We ALL need and deserve Mental Health Literacy!
Abbie Rosenberg PMHNP-BC, RN
In times before the global health pandemic, youth were experiencing mental health challenges, including but not limited to anxiety, depression, loneliness, suicidal ideation, and suicidal attempts. According to a recent report by Mental Health America, youth mental health is worsening, especially with higher-risk populations.
We know that 50% of all lifetime cases of mental illness begin by age 14 and 75% by age 24. We also know there is an average delay between the onset of symptoms and intervention of 8 – 11 years. This may be due to stigma, lack of knowledge, poor resources, and/or poor help-seeking efficacy. There is a tremendous need for Mental Health Literacy throughout whole communities so that we can shorten this gap and people can get the treatment and help that they need and deserve. Research has shown that early identification, diagnosis, and proper treatment of mental illness have substantial positive long-term effects on recovery.
As we look ahead to the effects on mental health from COVID-19 stemming from social isolation, loss, loved ones being sick, canceled events, school format changes, and much more, there is a significantly increased need to support our youth, their parents, and the communities in which they live.
MHC has recently with NAHPL, and we are excited to share our innovative model with members. Along with all of the other important types of literacy we promote, we hope to spread our mission of building resilient communities through teaching mental health literacy to middle school and high school students and whole communities. Our train-the-trainer model is cost-effective, sustainable, and allows educators to do what they do best: Teach students!
What is Mental Health Literacy?
Mental Health Literacy is the knowledge and understanding that helps us become responsible, effective, and successful in living healthy, full lives. In our schools, we don’t teach mental health literacy to the extent that we should be, and our youth are paying the price.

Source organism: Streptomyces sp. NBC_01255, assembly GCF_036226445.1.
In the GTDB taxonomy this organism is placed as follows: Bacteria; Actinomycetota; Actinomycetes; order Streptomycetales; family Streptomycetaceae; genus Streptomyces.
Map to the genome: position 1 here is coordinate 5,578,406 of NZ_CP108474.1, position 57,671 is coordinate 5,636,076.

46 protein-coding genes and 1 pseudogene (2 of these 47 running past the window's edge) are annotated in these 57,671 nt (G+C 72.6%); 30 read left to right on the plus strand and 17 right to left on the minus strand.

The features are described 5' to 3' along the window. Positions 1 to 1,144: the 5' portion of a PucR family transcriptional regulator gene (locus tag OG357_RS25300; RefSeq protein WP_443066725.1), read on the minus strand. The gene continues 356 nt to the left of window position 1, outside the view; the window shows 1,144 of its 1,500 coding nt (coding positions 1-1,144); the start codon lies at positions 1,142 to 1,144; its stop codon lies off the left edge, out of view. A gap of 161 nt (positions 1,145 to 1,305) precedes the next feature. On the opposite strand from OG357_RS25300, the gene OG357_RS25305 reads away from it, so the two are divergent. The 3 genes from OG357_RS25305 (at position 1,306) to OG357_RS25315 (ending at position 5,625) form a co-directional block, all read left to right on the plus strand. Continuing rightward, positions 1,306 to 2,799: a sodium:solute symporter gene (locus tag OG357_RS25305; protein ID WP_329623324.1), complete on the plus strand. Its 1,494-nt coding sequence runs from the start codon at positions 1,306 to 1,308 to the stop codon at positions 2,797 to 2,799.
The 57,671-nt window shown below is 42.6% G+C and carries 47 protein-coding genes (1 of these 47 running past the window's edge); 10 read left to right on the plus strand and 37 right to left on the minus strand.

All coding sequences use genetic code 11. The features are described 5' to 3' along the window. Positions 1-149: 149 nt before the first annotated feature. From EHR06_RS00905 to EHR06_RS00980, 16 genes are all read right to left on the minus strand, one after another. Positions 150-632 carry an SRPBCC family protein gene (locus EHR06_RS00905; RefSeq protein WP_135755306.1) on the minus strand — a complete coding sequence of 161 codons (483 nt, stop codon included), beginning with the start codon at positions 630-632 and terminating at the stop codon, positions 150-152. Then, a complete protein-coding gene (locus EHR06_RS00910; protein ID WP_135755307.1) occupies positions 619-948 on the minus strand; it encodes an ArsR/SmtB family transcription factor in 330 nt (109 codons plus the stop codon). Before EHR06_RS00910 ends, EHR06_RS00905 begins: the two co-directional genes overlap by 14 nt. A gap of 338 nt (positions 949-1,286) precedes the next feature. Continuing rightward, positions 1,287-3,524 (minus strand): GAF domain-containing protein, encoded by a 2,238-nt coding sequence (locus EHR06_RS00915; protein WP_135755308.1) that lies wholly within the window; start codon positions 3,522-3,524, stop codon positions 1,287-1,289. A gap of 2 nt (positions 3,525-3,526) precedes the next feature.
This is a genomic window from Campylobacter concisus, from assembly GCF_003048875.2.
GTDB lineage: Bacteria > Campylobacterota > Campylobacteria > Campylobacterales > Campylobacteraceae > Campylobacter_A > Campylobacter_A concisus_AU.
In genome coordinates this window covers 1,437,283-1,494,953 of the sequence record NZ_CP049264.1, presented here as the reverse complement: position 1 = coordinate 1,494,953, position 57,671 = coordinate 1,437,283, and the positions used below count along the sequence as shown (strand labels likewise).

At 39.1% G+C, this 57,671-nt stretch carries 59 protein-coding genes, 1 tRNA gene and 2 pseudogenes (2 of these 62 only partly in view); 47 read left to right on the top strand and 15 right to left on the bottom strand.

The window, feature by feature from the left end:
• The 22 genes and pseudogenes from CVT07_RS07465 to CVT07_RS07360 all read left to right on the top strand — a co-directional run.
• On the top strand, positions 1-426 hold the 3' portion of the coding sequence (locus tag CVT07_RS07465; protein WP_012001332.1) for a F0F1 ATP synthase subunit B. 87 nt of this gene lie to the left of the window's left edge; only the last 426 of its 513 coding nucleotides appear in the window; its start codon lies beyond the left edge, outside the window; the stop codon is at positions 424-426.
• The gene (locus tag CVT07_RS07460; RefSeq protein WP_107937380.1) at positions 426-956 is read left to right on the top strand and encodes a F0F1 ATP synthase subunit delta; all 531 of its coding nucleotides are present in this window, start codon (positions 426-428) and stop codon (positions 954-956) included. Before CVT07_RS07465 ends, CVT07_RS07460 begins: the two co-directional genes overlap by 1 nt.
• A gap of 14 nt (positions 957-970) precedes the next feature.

Mental Health Literacy is built on 4 essential pillars:
1. Understanding how to optimize and maintain good mental health. We all need to know how to improve and maintain our mental health, especially when life hands us curve balls and there is uncertainty in our environment.
2. Understanding mental illnesses and their treatments. Just as we learn about illnesses in other parts of our body, we need to learn about illnesses that impact the brain. We need to learn the difference between when something is an illness of the brain and requires professional evidence-based treatment, versus when we are experiencing tough times and need extra support and help problem-solving.
3. Decreasing Stigma. The stigma that surrounds mental illness gets in the way of people getting the help that they need and deserve when struggling with mental illness and mental health challenges. We all need to learn the myths versus the realities and help to fight the stigma so that people stop suffering silently.
4. Enhancing help-seeking efficacy. Knowing when to get professional help, how to access it, and what to expect when going for help is imperative. We have easy access to this information when it comes to most branches of medicine, but it is more difficult to know when and how to get help in psychiatry.
As a result of this partnership, we hope to promote earlier identification and intervention for youth and young adults struggling with mental health challenges. Together NAHPL and MHC will continue to make a great impact. MHC has multiple programs which all teach and educate about mental health literacy. If you are interested, please see: www.mentalhealthcollaborative.org or contact Abbie Rosenberg at 508-625-1660.